• News New Blog Banner

  • From PTJ: Are Pain Measures Asking the Right Questions?

    In terms of measuring how a patient is impacted by chronic pain, there is a gap between what commonly used questionnaires ask and what patients care about most, say authors of a study in the July issue of PTJ (Physical Therapy). It's time, they write, to "embed patients' values and preferences" into the instruments providers use to evaluate the effects of chronic pain.

    In the first phase of an effort to develop a "patient-driven" instrument, researchers in the Netherlands conducted focus groups and developed an online survey to identify the attributes of pain that have the most impact on participants' daily lives. Survey respondents were asked to provide information about their diagnosis and level of pain, complete the Pain Disability Index, and select the 8 (from a total of 84) most important attributes of pain.

    Authors say that while many instruments measure areas such as pain sensation, psychological impact, functional disability, related symptoms, activities of daily living, social functioning, coping strategies, environmental factors, and financial burden, those aren't necessarily the factors that are most important to patients. In the end, the 8 most frequently chosen attributes of pain identified by the 949 survey respondents were fatigue, social life, cramped muscles, sleeping, housekeeping, concentration/focus, feelings of not being understood, and control over pain.

    Authors also broke down the results by gender, age group, diagnosis, and pain intensity. The only significant difference between men and women was the rating for "housekeeping" – ranked at 5 for women and 29 for men. Individuals with back pain rated "concentration" and "not being understood" much lower than did other diagnostic groups.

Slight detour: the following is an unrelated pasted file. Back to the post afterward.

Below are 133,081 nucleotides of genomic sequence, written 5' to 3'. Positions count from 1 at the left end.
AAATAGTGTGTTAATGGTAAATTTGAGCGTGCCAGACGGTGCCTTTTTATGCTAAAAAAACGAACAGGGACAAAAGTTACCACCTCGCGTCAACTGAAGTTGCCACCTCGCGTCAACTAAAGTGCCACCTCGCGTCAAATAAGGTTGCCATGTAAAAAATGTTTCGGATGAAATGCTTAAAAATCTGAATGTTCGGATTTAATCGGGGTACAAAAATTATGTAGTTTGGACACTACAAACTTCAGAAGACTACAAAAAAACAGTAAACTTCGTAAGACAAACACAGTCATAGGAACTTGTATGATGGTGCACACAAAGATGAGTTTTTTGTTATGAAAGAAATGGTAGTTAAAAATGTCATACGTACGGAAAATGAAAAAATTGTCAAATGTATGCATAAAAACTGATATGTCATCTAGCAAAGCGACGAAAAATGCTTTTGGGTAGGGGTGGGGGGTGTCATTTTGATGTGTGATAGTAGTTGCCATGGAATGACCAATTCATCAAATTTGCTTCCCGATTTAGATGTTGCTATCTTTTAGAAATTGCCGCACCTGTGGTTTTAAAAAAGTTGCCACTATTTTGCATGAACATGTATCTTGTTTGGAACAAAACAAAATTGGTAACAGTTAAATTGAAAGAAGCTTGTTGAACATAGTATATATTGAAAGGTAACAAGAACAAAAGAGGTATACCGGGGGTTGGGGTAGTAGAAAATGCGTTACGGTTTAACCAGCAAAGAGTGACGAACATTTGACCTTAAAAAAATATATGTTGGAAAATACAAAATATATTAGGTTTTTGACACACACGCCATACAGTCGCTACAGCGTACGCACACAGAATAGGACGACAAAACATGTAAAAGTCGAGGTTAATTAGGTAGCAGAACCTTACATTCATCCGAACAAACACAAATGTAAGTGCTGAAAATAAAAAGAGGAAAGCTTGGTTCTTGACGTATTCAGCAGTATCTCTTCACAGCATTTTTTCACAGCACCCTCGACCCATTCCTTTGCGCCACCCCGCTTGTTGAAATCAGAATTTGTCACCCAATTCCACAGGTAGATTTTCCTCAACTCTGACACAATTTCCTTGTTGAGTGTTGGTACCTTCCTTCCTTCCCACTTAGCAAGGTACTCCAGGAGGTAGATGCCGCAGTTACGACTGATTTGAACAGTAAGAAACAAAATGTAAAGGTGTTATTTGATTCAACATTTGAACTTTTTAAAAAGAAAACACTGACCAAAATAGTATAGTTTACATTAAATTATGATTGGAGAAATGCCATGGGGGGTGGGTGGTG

Comparing the results against attributes measured in several widely used instruments and item banks, there was some overlap; however, many standard test items were not deemed important by survey respondents. Similarly, some items rated important to patients are absent from these instruments—for example, researchers note that fatigue was consistently identified as an important attribute in their survey, but it is not included in many instruments used for patients with chronic pain.

    Authors say that the results of the study are being used to develop a prototype pain survey, based on the 8 areas identified through the survey and focus groups, that will measure the impact of chronic pain on health-related quality of life (HRQoL). "A preference-based measuring method allows attributes to be weighted so that HRQoL can be calculated," they write, adding that "a substantial amount of information can be ascertained from these 8 attributes."

    "These attributes in [themselves] are not in fact new, but discovering which attributes are most important to people with chronic pain leads to new insights, which should be used to guide further development of a truly patient-centered, preference-based instrument," authors write.

    Research-related stories featured in PT in Motion News are intended to highlight a topic of interest only and do not constitute an endorsement by APTA. For synthesized research and evidence-based practice information, visit the association's PTNow website.

    Leave a comment
    Name *
    Email *